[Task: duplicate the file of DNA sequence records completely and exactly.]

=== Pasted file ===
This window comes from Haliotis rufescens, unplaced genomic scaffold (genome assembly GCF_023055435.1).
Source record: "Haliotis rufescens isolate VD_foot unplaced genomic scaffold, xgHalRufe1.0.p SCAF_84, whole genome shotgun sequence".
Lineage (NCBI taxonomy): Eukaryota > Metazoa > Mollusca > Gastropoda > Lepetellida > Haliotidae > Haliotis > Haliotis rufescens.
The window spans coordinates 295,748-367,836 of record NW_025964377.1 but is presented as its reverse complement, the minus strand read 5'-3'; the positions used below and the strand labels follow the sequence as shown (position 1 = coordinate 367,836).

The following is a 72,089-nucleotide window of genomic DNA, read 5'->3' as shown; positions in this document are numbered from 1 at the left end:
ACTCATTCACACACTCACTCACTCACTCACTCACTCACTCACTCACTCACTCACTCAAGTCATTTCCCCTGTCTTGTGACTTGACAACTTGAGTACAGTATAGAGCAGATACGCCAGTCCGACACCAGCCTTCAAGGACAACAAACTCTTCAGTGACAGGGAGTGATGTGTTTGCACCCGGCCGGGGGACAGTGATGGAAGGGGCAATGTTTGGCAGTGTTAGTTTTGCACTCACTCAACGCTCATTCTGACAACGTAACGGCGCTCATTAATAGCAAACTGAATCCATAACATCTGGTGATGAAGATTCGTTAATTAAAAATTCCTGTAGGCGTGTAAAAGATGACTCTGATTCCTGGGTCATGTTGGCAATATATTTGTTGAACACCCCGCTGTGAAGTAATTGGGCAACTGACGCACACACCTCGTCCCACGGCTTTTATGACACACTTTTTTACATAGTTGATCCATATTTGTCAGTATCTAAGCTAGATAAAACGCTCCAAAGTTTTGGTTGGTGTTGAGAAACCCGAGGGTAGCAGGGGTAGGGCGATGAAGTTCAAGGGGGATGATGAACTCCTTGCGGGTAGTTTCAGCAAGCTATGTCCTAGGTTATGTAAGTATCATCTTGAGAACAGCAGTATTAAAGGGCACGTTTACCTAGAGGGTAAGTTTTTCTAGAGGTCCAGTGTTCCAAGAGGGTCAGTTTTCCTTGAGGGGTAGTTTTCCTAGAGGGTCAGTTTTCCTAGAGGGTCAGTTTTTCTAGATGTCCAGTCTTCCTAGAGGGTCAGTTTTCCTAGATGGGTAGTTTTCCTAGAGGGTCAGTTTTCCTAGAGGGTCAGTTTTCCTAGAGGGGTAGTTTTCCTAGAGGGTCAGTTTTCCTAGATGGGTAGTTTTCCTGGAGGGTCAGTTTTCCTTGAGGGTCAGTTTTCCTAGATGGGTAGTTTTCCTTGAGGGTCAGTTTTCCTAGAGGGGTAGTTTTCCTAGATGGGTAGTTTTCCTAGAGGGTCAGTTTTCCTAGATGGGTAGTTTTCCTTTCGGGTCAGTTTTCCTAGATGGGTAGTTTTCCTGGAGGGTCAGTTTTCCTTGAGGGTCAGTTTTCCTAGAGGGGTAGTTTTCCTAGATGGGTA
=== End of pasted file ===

This window comes from Haliotis rufescens, unplaced genomic scaffold (genome assembly GCF_023055435.1).
Source record: "Haliotis rufescens isolate VD_foot unplaced genomic scaffold, xgHalRufe1.0.p SCAF_84, whole genome shotgun sequence".
Lineage (NCBI taxonomy): Eukaryota > Metazoa > Mollusca > Gastropoda > Lepetellida > Haliotidae > Haliotis > Haliotis rufescens.
The window spans coordinates 295,748-367,836 of record NW_025964377.1 but is presented as its reverse complement, the minus strand read 5'-3'; the positions used below and the strand labels follow the sequence as shown (position 1 = coordinate 367,836).

The following is a 72,089-nucleotide window of genomic DNA, read 5'->3' as shown; positions in this document are numbered from 1 at the left end:
ACTCATTCACACACTCACTCACTCACTCACTCACTCACTCACTCACTCACTCACTCAAGTCATTTCCCCTGTCTTGTGACTTGACAACTTGAGTACAGTATAGAGCAGATACGCCAGTCCGACACCAGCCTTCAAGGACAACAAACTCTTCAGTGACAGGGAGTGATGTGTTTGCACCCGGCCGGGGGACAGTGATGGAAGGGGCAATGTTTGGCAGTGTTAGTTTTGCACTCACTCAACGCTCATTCTGACAACGTAACGGCGCTCATTAATAGCAAACTGAATCCATAACATCTGGTGATGAAGATTCGTTAATTAAAAATTCCTGTAGGCGTGTAAAAGATGACTCTGATTCCTGGGTCATGTTGGCAATATATTTGTTGAACACCCCGCTGTGAAGTAATTGGGCAACTGACGCACACACCTCGTCCCACGGCTTTTATGACACACTTTTTTACATAGTTGATCCATATTTGTCAGTATCTAAGCTAGATAAAACGCTCCAAAGTTTTGGTTGGTGTTGAGAAACCCGAGGGTAGCAGGGGTAGGGCGATGAAGTTCAAGGGGGATGATGAACTCCTTGCGGGTAGTTTCAGCAAGCTATGTCCTAGGTTATGTAAGTATCATCTTGAGAACAGCAGTATTAAAGGGCACGTTTACCTAGAGGGTAAGTTTTTCTAGAGGTCCAGTGTTCCAAGAGGGTCAGTTTTCCTTGAGGGGTAGTTTTCCTAGAGGGTCAGTTTTCCTAGAGGGTCAGTTTTTCTAGATGTCCAGTCTTCCTAGAGGGTCAGTTTTCCTAGATGGGTAGTTTTCCTAGAGGGTCAGTTTTCCTAGAGGGTCAGTTTTCCTAGAGGGGTAGTTTTCCTAGAGGGTCAGTTTTCCTAGATGGGTAGTTTTCCTGGAGGGTCAGTTTTCCTTGAGGGTCAGTTTTCCTAGATGGGTAGTTTTCCTTGAGGGTCAGTTTTCCTAGAGGGGTAGTTTTCCTAGATGGGTAGTTTTCCTAGAGGGTCAGTTTTCCTAGATGGGTAGTTTTCCTTTCGGGTCAGTTTTCCTAGATGGGTAGTTTTCCTGGAGGGTCAGTTTTCCTTGAGGGTCAGTTTTCCTAGAGGGGTAGTTTTCCTAGATGGGTA